It appears there are only two places in America where Donald Rumsfeld is still held in high regard: the White House and everywhere outside the Washington Beltway. The latest complaint capital insiders level against Rumsfeld is that he interfered with military preparations for Operation Iraqi Freedom, and as a result too few ground forces were sent to fight Saddam’s fearsome Republican Guard.
The criticism isn’t totally wrong, but it’s so myopic — like the whining on the eve of the Taliban’s collapse 16 months ago — that someday soon the critics are going to wish they’d kept their opinions to themselves. So far, the only really valid point they’ve made is that Rumsfeld has to take some responsibility for the campaign plan. On that score, they’re right — considering how well the war is going, he needn’t be so humble. As for the other complaints, though
Critics such as retired Army General Barry McCaffrey say another heavy division should have been included to fight the Republican Guard. Rumsfeld agrees, that’s why the campaign plan included a second front and the 4th Infantry Division attacking from the north. Only one problem: Turkey denied use of its bases, forcing the 4th I.D. to shift to the south and start late. Not Rummy’s fault.
Critics say when Turkey denied base access, hostilities should have been delayed until the southern front could be reinforced. Apparently the critics don’t recall military concerns about fighting in the heat, humidity and sandstorms of mid-spring. Last week’s sandstorm and the record temperatures predicted for this weekend underscore why a “rolling start” was necessary.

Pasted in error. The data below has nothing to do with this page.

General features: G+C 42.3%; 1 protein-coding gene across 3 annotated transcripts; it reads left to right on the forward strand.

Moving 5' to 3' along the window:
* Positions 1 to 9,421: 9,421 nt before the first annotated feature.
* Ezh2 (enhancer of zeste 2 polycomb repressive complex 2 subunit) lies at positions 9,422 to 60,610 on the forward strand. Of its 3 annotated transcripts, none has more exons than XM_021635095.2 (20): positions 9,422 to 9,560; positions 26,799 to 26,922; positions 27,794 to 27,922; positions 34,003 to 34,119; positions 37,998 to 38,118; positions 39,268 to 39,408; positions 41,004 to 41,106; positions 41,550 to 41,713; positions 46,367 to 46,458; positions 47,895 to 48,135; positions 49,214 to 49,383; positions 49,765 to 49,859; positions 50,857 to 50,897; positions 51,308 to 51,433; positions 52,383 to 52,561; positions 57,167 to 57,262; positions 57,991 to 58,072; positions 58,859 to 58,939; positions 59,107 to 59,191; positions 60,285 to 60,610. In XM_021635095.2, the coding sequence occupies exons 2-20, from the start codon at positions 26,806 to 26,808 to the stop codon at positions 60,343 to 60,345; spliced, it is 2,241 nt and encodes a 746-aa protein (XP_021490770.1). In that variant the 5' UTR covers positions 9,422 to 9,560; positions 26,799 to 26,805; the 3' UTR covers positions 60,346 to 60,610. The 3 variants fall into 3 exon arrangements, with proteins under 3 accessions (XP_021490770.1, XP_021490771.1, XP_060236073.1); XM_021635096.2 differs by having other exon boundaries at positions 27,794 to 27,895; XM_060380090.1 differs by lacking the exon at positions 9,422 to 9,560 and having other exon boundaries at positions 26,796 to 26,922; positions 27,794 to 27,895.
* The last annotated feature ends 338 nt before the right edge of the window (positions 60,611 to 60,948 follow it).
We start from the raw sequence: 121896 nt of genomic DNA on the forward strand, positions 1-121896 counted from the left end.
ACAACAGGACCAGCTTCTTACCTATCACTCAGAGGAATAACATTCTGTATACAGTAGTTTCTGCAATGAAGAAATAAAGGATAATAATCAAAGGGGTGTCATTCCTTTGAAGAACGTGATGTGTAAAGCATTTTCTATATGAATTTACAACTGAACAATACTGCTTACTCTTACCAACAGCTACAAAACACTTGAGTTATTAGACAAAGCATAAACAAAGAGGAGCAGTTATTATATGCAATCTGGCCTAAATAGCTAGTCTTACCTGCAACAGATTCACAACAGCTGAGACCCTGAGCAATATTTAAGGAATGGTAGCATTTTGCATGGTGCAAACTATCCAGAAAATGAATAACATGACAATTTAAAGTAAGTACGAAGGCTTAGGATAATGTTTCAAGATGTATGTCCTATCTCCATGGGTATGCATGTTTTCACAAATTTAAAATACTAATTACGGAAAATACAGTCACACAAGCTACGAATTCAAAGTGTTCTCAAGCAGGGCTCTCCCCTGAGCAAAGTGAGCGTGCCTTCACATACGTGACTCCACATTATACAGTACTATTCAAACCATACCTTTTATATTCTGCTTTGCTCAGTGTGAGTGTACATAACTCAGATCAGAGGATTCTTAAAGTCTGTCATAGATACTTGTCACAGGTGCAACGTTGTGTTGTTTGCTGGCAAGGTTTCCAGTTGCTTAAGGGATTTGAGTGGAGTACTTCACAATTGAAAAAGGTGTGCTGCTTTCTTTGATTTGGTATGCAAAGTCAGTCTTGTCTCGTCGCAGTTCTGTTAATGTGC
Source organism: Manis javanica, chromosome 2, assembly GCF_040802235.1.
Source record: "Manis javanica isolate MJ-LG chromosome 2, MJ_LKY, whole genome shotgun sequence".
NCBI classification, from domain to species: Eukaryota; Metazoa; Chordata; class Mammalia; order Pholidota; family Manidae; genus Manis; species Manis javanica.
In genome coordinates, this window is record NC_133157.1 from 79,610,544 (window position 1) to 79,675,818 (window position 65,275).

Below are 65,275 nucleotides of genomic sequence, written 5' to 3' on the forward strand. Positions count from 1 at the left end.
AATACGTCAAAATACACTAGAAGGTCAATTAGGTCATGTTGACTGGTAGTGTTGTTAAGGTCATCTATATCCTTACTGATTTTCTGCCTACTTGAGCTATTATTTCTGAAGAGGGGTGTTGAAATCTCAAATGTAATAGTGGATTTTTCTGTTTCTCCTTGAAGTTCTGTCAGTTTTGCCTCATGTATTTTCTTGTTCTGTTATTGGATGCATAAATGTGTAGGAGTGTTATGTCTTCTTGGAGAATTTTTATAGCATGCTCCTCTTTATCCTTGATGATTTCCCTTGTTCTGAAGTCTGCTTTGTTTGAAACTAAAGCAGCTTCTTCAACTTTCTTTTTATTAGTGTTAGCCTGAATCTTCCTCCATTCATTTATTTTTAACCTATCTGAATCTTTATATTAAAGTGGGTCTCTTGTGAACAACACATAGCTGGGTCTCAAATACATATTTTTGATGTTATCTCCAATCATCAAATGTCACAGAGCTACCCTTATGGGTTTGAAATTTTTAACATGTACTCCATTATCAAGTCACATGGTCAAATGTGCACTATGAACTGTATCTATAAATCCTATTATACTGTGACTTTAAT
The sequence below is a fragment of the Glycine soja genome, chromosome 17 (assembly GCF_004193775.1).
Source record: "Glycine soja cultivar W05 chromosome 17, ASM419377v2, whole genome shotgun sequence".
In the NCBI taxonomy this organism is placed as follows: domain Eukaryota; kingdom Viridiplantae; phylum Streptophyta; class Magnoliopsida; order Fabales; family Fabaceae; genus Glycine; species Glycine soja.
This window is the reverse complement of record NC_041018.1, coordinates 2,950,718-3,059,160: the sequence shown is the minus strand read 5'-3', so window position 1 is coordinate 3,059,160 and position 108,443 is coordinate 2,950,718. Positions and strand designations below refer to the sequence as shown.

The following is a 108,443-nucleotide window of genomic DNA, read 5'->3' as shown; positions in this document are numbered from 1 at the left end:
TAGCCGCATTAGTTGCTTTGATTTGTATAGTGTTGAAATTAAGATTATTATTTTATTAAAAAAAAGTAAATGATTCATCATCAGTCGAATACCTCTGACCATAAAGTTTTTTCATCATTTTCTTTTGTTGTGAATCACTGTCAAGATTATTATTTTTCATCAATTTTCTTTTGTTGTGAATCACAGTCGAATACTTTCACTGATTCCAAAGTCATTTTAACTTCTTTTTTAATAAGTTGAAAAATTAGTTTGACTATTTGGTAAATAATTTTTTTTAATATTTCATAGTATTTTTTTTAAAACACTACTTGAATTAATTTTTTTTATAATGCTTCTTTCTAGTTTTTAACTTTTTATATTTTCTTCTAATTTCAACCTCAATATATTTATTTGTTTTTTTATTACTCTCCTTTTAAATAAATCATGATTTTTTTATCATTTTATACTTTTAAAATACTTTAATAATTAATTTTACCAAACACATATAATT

Critics say more troops should have been sent sooner to cope with problems like the Turks and fedayeen. Great idea in retrospect, but the U.S. was trying to be circumspect about mobilization last fall so that diplomatic efforts would not be undermined. If the administration had followed Rumsfeld’s advice and avoided the U.N., the force could have deployed sooner and bigger.
Critics say the plan was biased in favor of air power and special forces, at the expense of armored forces. Could this have anything to do with the chronic difficulty of deploying heavy forces in places like Serbia and Afghanistan? Rumsfeld thought the Afghan war showed how air power and unconventional tactics could compensate for a lighter ground force. Looks like he was right.
Critics say that the war will take longer because an inadequate force was sent. Longer than what? Two weeks into the campaign, U.S. forces are at the gates of Baghdad while having suffered very light casualties. The oilfields are secure. The Republican Guard and Iraqi irregulars are rapidly being wiped out. Saddam is missing in action. The campaign has moved very fast and been hugely successful.
The critics are right that Rumsfeld’s views played a role in shaping the campaign plan. So far, that looks like one of the best things about the whole operation.
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